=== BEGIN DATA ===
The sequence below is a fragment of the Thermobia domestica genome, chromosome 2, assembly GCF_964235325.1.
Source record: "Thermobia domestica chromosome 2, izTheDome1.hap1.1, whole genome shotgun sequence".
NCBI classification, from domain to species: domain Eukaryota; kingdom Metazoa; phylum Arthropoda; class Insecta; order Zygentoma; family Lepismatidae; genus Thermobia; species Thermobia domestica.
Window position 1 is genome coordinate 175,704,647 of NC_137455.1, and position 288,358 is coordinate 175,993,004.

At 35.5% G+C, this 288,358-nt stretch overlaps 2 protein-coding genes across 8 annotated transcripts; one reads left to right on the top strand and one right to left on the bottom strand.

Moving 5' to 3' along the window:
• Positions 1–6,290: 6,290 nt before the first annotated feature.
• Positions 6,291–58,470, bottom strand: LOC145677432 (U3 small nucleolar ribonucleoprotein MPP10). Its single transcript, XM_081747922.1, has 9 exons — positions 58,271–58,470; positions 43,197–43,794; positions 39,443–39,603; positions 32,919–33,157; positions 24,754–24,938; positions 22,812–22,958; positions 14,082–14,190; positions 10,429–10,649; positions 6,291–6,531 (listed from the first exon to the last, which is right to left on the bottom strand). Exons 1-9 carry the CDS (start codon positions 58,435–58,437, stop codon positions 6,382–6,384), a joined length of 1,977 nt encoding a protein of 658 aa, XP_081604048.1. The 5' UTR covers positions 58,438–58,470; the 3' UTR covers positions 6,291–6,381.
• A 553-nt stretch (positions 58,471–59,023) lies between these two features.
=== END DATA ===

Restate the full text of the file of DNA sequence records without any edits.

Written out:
The sequence below is a fragment of the Thermobia domestica genome, chromosome 2, assembly GCF_964235325.1.
Source record: "Thermobia domestica chromosome 2, izTheDome1.hap1.1, whole genome shotgun sequence".
NCBI classification, from domain to species: domain Eukaryota; kingdom Metazoa; phylum Arthropoda; class Insecta; order Zygentoma; family Lepismatidae; genus Thermobia; species Thermobia domestica.
Window position 1 is genome coordinate 175,704,647 of NC_137455.1, and position 288,358 is coordinate 175,993,004.

At 35.5% G+C, this 288,358-nt stretch overlaps 2 protein-coding genes across 8 annotated transcripts; one reads left to right on the top strand and one right to left on the bottom strand.

Moving 5' to 3' along the window:
• Positions 1–6,290: 6,290 nt before the first annotated feature.
• Positions 6,291–58,470, bottom strand: LOC145677432 (U3 small nucleolar ribonucleoprotein MPP10). Its single transcript, XM_081747922.1, has 9 exons — positions 58,271–58,470; positions 43,197–43,794; positions 39,443–39,603; positions 32,919–33,157; positions 24,754–24,938; positions 22,812–22,958; positions 14,082–14,190; positions 10,429–10,649; positions 6,291–6,531 (listed from the first exon to the last, which is right to left on the bottom strand). Exons 1-9 carry the CDS (start codon positions 58,435–58,437, stop codon positions 6,382–6,384), a joined length of 1,977 nt encoding a protein of 658 aa, XP_081604048.1. The 5' UTR covers positions 58,438–58,470; the 3' UTR covers positions 6,291–6,381.
• A 553-nt stretch (positions 58,471–59,023) lies between these two features.